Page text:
"I'm gonna miss him," said Joey Harris about the impending departure of longtime cohort Jerry Raney from local rockers Powerthud. Raney and the band's final performance will be at Tio Leo's on Dec. 26. Harris and Raney have been bandmates ever since 1985, when Harris replaced Buddy Blue in the Beat Farmers.
"It's been 18 years since we began playing together," Harris said. "He was always my second harmony, so all the songs will be different. It's going to feel different just being on stage."
Ironically, Raney will devote his energies to performing alongside Blue in the new group The Flying Putos. Rounding out the Putos is another former Beat Farmer, bassist Rolle Love. Harris and the rest of Powerthud will now go under the moniker The Joey Show, which will make its debut at Tio Leo's on Jan. 17.
"We're going to mix it up a bit," Harris said of the revamped group. "One of the things we'll definitely be doing is a showcase spot at midnight at each of our gigs where we'll back a surprise musical guest for a set."
Longtime followers of Harris' career will be thrilled that he also plans to start performing songs from his pre-Beat Farmers groups, including '70s punk band Fingers and early-'80s MCA signees, The Speedsters.
For a Friend
Dec. 26 is also the night for the annual Steve Foth: The Songs of C.L.A. tribute show at The Casbah. Carnivorous Lunar Activity (C.L.A. for short) was a sort of sister act to The Rugburns, and Foth co-wrote their turntable hit "Hitchhiker Joe." Foth was murdered four years ago, but the surviving members of C.L.A. refuse to let his memory diminish, reuniting annually for a bit of acoustic guitar-based mayhem and a run through the band's catalog of tongue-in-cheek tunes.
Look for Whistle Stop owner Sam Chammas behind the drums, along with regulars Dennis "The Menace" Borlek and Sharon Simons, with Foth's place taken by none other than budding yoga master Steve Poltz. All the proceeds from the show will go to the Home Start, a counseling program for victims of violent crime.
Now serving: licorice pizza
Taang Records in Mission Beach is renowned for its great collection (few other stores keep Barracudas and Television Personalities albums in stock), but digging through the clutter has always been a chore-it looked more like your grandma's attic than a record store.
Part of the problem was that the small store was also home to Taang's record label operations. But now the record store has moved upstairs into the space formerly occupied by a pizza parlor-and the record label is staying on the bottom floor.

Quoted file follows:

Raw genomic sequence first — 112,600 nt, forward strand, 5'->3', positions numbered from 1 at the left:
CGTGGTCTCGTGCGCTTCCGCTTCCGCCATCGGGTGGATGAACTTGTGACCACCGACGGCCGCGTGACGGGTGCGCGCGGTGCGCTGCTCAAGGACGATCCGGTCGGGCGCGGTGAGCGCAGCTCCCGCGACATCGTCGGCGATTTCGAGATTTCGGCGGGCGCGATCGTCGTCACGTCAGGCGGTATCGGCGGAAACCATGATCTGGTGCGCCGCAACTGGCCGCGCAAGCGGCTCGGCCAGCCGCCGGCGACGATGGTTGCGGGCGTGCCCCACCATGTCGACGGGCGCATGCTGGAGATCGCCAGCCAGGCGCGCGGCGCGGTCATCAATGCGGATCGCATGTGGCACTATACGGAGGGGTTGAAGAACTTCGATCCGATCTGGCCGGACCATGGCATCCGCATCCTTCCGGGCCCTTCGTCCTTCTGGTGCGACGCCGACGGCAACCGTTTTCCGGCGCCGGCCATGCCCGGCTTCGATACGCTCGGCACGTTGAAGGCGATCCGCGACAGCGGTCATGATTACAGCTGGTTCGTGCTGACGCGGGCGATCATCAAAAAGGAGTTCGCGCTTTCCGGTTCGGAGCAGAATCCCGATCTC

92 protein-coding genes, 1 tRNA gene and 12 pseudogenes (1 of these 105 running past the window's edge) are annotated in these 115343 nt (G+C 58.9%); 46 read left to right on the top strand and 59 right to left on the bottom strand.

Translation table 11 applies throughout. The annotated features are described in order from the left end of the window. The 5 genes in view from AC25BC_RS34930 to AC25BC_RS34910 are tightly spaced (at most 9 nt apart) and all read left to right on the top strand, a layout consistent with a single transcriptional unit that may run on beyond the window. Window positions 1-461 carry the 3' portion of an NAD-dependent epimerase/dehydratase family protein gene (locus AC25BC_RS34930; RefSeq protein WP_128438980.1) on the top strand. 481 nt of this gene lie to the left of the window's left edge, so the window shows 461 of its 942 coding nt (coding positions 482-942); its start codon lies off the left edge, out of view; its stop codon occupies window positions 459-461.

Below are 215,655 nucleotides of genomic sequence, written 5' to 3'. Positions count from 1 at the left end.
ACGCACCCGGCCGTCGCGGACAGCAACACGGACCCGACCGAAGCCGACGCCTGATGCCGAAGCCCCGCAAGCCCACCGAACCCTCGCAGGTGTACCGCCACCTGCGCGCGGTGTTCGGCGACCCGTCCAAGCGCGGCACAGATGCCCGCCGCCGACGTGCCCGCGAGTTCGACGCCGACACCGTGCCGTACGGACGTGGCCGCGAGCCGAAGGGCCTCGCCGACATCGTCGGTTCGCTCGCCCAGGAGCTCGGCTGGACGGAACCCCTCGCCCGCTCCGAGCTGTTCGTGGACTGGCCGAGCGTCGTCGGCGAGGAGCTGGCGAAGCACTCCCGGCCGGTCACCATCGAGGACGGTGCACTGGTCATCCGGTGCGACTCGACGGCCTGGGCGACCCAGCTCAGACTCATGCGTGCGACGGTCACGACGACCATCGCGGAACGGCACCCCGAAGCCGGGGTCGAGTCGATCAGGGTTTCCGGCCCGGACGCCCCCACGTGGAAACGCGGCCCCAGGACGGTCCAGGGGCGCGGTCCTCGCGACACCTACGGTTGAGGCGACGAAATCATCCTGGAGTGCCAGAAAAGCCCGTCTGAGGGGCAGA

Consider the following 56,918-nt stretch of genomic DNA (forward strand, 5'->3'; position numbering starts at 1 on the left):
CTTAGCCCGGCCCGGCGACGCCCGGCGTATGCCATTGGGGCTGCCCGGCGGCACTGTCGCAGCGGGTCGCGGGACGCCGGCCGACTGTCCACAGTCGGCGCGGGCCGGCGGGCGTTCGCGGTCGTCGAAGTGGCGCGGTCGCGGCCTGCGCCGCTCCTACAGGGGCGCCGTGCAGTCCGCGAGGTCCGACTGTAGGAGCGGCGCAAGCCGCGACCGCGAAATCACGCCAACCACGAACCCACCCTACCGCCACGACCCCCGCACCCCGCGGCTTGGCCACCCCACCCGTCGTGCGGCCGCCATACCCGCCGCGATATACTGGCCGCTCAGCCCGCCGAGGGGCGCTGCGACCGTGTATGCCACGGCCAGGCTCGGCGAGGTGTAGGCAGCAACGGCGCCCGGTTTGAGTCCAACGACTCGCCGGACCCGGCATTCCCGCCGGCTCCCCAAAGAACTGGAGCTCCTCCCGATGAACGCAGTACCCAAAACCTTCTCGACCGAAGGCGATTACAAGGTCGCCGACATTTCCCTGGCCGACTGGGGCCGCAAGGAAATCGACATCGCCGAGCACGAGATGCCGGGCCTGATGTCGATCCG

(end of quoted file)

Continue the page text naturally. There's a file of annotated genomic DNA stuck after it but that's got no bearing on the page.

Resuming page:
"It's a lot better in here. It looks more like a record store," says Taang employee Dave Buck. "It's actually smaller, but everything fits well."
Taang owner Curtis Casella had been in talks to buy out the North Park space occupied by The Muse, which is shutting down on Dec. 26. But it seems a lack of communication between Casella and Muse owner Carolyn Tipton resulted in that deal failing. When Casella was contacted by CityBeat two weeks ago to confirm his interest in the store and inform him that it had been sold, he replied: "What? I hope that's not true."
It is true, but it seems it worked out for everyone.
The alternative to mallternative
Hot Topic has successfully strapped a studded belt around the waist of every Britney-bopping 12-year-old girl and put the CBGB's logo on the chest of more than one frat boy who thinks OMFUG is something you do after one too many hits from the beer bong. More than a few true blue-blooded rockers resent the mallternative-ization of their subculture, and wistfully remember the days when the only place to get a DK shirt was at a DK show or the rare rock 'n' roll boutique store.
"Fuck the Topic," said Pete Brown, who, with business partner Taylor Steadham, just opened such a store in University Heights (1815 Adams Ave.), called Jinx Proof. "This is the store for everyone that's just ashamed they ever had to go to Hot Topic."
Jinx Proof has band T-shirts spanning every subgenre of rock and punk, as well as other clothing, accessories and custom furniture designed by Steadham. The store is the end result of the relatively young (30 and 29, respectively) entrepreneurs' scrimping and saving for two years to get the space. Both partners still work other jobs and run the store themselves.
Brown has big plans for the store, and said it will be a more fully realized vision within a month:
"Right now, we have a lot of work from local artists, which is cool. But by the end of January some of the more artsy fartsy stuff will disappear. This place is gonna be rock 'n' roll as all fuck."
The January 2004 issue of Britain's Q magazine features a two-page review of The Thrills' Nov. 30 show at The Casbah, with multiple photos of the club and even a crowd shot with Anya Marina standing up front. The Irish band famously spent four months in town during 2000. Their new single "Til the Tide Creeps In" copiously name-drops San Diego in the lyrics. The same Q issue features a five-page spread on blink-182's clothing empire.
Sam Goody is closing its Grossmont Center location, and everything down to the racks must go. The local store is one of about 110 Goody locations closing nationwide. The music retail chain was formerly owned by Best Buy and is now under the management of Sun Capital Partners, which is shutting down the least profitable stores.
Jazz guitarist Patrick Yandall has signed to New York jazz label Apria records. Look for his next album, Out of the Ashes, out in April.
Beat Farmers fans rejoice. This spring Rhino Records will reissue the band's acclaimed debut album, Tales of the New West. It will still be a single-disc affair, but it'll sport a whopping 29 songs. Included as bonus tracks are the entire "Glad and Greasy," live tracks and unreleased material.